6 Things Professors Wish They Could Tell Their Students, but NEVER do

6 Things Professors Wish They Could Tell Their Students, but NEVER do


Here’s how most professors determine if you’re a flash in the pan or the real deal: You consistently handle yourself with ease and grace. You show up to class on time, sit near the front and regularly contribute to the class discussion. You ask thoughtful questions, pay attention and complete assignments.

If a student can master these with a good attitude and mature style, the professor knows he or she is headed for professional success regardless of test scores. Getting ahead in any profession boils down to mastering the ordinary stuff first, long before anyone expects you to be a superstar.

Most professors I know are pretty good at detecting suck-ups. So if you try to butter us up, we’ll likely be more suspicious than impressed. We’re not that easy to fool.


While I enjoy my relationships with students a great deal, those friendships are really just an added bonus. I care more about preparing my students for their futures. Don’t get me wrong, I’m glad that you like me. But it’s my job – through my course and mentoring – to make sure you’ll enjoy your future field.


The whole relationship dynamic between the two of us looks very different from your point of view. Face it, you’re going to want letters of recommendation from your professors; you’re going to ask them to serve as references when applying for jobs; you may have to ask them to bend the rules and be empathetic to a late paper submission, missed class or unrepresentative test score.

Furthermore, I’m not just familiar with books. I also know people you might like – and for your intended career, ought – to be introduced to. Which means you’ll need to get more comfortable with networking. I can help you with that. But none of these things will happen if you and I essentially are strangers. Sure, I can ensure you get a good education but not much beyond that.

As previously mentioned, I like to be friends with my students. But, no offense, I don’t gain nearly as much from those friendships as you do. So it’s always surprising to me that students will pay so much to go to college but put so little effort into getting as much out of the experience as they can.


Unfortunately, the grading system in college is set up to reward final outputs, not necessarily processes. Take, for example, a student who isn’t a top-performer in terms of tangible, quantitative grades but who consistently demonstrates high-quality character. I know that student deserves a higher mark. Unfortunately there’s only so much I can do in these scenarios. But I have a pretty good idea who’s going to thrive down the road and who’s not.

Think of the faulty grading system this way: It’s highly probable that no one will ever ask you – much less even care – what grade you got in my course, or any other professor’s for that matter. They’ll only care that you passed the class, graduated from a good school and were awarded the degree you claim to have. This is hard for many students to understand. But believe me, the higher education system is rigged to make you believe exactly the opposite.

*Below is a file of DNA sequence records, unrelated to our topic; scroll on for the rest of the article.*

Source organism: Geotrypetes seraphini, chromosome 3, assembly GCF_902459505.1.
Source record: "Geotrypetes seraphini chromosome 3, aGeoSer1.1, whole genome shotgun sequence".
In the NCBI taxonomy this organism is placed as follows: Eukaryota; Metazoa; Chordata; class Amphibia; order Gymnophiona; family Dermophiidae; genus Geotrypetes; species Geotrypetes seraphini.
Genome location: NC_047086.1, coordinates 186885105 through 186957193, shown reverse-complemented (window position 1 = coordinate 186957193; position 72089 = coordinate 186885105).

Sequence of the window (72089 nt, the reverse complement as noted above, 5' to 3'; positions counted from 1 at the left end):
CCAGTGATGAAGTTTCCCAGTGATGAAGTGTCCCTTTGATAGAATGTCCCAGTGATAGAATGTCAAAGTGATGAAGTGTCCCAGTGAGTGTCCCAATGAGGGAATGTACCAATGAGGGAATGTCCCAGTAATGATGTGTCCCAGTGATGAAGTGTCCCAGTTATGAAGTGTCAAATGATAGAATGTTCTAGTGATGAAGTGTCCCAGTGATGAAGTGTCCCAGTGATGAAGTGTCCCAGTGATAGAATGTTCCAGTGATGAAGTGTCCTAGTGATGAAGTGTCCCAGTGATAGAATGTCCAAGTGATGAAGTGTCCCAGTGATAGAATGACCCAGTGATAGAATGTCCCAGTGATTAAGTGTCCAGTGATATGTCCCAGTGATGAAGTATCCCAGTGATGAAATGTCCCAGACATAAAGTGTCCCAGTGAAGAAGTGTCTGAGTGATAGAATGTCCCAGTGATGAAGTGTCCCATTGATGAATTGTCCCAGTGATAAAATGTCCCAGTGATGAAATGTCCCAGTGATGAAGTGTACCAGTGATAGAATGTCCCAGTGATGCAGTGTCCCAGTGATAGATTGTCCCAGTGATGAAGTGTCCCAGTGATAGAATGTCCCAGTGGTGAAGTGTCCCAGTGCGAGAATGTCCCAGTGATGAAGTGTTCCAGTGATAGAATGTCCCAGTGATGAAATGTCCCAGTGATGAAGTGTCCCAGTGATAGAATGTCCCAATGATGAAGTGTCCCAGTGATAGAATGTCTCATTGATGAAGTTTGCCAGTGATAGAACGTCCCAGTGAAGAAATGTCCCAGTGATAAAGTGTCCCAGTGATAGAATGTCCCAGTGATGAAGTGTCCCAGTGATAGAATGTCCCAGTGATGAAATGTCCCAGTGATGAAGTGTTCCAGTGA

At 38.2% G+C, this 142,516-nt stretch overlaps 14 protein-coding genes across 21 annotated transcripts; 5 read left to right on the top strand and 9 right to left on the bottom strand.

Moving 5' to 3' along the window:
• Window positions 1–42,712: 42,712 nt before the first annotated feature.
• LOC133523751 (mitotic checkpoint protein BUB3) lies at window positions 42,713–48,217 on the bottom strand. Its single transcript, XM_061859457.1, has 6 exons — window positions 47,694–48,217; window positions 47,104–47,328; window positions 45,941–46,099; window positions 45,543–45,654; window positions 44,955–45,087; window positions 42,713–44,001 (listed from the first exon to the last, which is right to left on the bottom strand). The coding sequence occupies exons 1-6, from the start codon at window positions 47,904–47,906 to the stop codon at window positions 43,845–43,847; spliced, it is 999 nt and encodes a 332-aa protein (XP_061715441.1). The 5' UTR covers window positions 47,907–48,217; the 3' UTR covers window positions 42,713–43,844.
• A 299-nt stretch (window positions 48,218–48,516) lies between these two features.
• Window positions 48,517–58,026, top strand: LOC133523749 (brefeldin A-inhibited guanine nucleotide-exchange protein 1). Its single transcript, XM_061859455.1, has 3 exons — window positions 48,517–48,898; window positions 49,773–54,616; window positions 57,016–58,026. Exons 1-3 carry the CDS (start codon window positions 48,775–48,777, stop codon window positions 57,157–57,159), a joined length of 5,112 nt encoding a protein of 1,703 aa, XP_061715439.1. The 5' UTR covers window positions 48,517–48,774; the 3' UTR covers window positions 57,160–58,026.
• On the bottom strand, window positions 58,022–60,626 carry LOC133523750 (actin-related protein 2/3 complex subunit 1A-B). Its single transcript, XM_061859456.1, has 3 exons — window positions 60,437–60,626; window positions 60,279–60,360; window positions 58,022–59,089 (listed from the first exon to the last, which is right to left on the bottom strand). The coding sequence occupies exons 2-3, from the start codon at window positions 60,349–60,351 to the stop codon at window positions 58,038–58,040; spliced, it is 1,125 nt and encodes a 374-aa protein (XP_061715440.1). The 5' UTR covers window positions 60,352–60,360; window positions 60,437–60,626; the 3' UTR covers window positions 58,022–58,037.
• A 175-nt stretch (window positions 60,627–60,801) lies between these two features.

For starters, some students avoid speaking to or even making eye contact with the professor they’re seeking help from. Many students never stop to chat after class or come by during office hours to talk. They don’t take me up on offers to grab lunch and talk about careers, networking and the like.

And when students do interact with me, they don’t ask enough questions – let alone the “right” questions. If they did, it would allow me to be completely honest and helpful. Students who are serious about achieving success in the workplace should frequently ask for feedback on style, manners, demeanor, leadership qualities, work habits, speaking abilities, networking – you get the idea.

Many students go out of their way to avoid dealing with their professors. But it’s useless to expect a professor to give valuable advice to an almost-complete stranger.


More than a few of my students are total drama queens and kings when it comes to getting a high grade. They make it seem as if the grade they receive will make or break their long-term professional success. But thinking like that is really playing small ball.

While I do believe my course can advance a student down a particular career path, it’s just one course among many others in the grand scheme of things. And the grade I assign is not likely to be as pivotal as some students make it seem.

To tell you the truth, I didn’t always hit the top of the grading curve in all the courses I took. A few times I had to meet with my professors and make sure I would at least receive a passing grade. Nonetheless, I never let a challenging course – let alone a less-than-perfect grade – stop me from enrolling in courses for the next semester or applying to the program I found interesting. I never let a few less-than-awesome grades define my personal or professional success.

Your future professional success comes from more important things than the grade you get in my class or that of any other professor. I promise you with complete confidence that if you are a sincere student and study diligently, the Grade Gods will treat you with the exact same generosity they once bestowed upon me.

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About Me

In 2007 I graduated from the University of Chicago with a degree in economics and have since decided to combine my passions for markets and writing into the Higher Self Learning Unlocked blog. Using my expertise, I surface the most successful colleges and expose the least successful. I cover the job markets, the most successful majors, and any incoming big news.